MEXICO CITY (AP) — Police in southern Mexico may face charges after they opened fire on townspeople protesting an anti-virus roadblock that activists say cut their community off from the outside world, prosecutors said Wednesday.
It was the one of the first instances of armed confrontation at the hundreds of roadblocks that have sprung up across Mexico to stem the spread of the new coronavirus.
Prosecutors in the southern state of Chiapas said in a statement that one man was seriously wounded when police from the town of Yajalon opened fire on protesters from the nearby township of Tumbalá on Sunday. The man was shot in the back and chest and is being treated at a hospital. Two vehicles were also damaged.
Prosecutors said the demonstrators had gathered at a health-services checkpoint leading into Yajalón and began throwing stones. Activists say the checkpoint, meant to reduce traffic, had cut parts of Tumbalá off from needed services, which are only available locally in Yajalón.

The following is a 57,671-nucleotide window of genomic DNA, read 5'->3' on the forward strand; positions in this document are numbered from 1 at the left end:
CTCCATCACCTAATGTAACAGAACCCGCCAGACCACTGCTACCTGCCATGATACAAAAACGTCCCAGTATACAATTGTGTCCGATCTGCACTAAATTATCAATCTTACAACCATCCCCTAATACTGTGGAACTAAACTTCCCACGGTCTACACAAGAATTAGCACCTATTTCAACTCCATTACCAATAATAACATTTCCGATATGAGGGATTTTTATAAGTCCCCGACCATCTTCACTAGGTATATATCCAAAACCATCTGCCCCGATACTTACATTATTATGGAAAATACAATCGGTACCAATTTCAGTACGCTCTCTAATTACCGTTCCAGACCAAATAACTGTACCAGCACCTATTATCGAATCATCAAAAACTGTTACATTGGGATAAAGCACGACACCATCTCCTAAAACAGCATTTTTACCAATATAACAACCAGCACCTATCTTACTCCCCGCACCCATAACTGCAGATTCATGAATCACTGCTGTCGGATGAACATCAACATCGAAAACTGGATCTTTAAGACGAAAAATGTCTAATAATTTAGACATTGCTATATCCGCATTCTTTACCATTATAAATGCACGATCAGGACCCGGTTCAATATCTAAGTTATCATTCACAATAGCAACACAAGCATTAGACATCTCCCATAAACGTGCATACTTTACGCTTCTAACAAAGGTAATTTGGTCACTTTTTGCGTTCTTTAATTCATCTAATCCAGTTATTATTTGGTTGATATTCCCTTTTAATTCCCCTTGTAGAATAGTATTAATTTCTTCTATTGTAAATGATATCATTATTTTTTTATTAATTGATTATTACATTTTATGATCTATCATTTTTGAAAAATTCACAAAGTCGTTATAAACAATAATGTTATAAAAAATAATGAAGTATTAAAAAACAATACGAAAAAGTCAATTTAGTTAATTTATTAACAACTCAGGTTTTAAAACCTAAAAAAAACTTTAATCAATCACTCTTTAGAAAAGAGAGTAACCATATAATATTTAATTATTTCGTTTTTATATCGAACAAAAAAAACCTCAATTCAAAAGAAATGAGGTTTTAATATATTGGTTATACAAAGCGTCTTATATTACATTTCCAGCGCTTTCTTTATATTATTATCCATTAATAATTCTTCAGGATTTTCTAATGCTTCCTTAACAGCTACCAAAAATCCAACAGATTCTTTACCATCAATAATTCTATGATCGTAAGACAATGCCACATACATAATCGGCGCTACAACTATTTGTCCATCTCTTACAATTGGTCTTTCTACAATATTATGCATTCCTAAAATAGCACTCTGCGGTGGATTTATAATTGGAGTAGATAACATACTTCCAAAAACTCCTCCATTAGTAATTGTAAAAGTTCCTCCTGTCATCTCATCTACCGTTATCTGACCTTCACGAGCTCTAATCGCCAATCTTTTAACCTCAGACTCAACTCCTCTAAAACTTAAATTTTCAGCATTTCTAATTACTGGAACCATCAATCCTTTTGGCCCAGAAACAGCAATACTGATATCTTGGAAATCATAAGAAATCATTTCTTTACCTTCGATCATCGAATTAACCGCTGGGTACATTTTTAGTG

Prosecutors said they would bring attempted murder charges against any public servants responsible for the shooting, and assault and gang charges against some demonstrators. Two police were slightly injured in the confrontation.
The Digna Ochoa Human Rights Committee said members of the Chol indigenous group of Tumbalá, particularly the hamlet of Hidalgo Joshil, had little access to needed services after surrounding communities put up roadblocks or checkpoints.
“The Chiapas government and health department provoked this series of events by setting up an illegal encirclement of the township of Tumbalá because of the COVID-19 outbreak,” the committee said. “Government offices, as well as the bank branch offices which the indigenous communities use, are in Yajalón, because there are no bank offices in Tumbalá.”
The checkpoints had allegedly blocked Tumbalá residents from entering other towns, apparently on the belief that Tumbalá had a higher infection rate.
On Tuesday, the Interior Department urged towns and states to stop putting up roadblocks and curfews to stem the spread of the coronavirus.
The department said such measures violate constitutional rights like the right to free movement, and argued that local governments don’t have the authority to enact them.
The department said in a report that almost 20% percent of Mexican municipal governments, about 340, have put up checkpoints or filters to limit people’s movements. Most were concentrated along the country’s coasts, where many beach towns have tried to exclude travelers.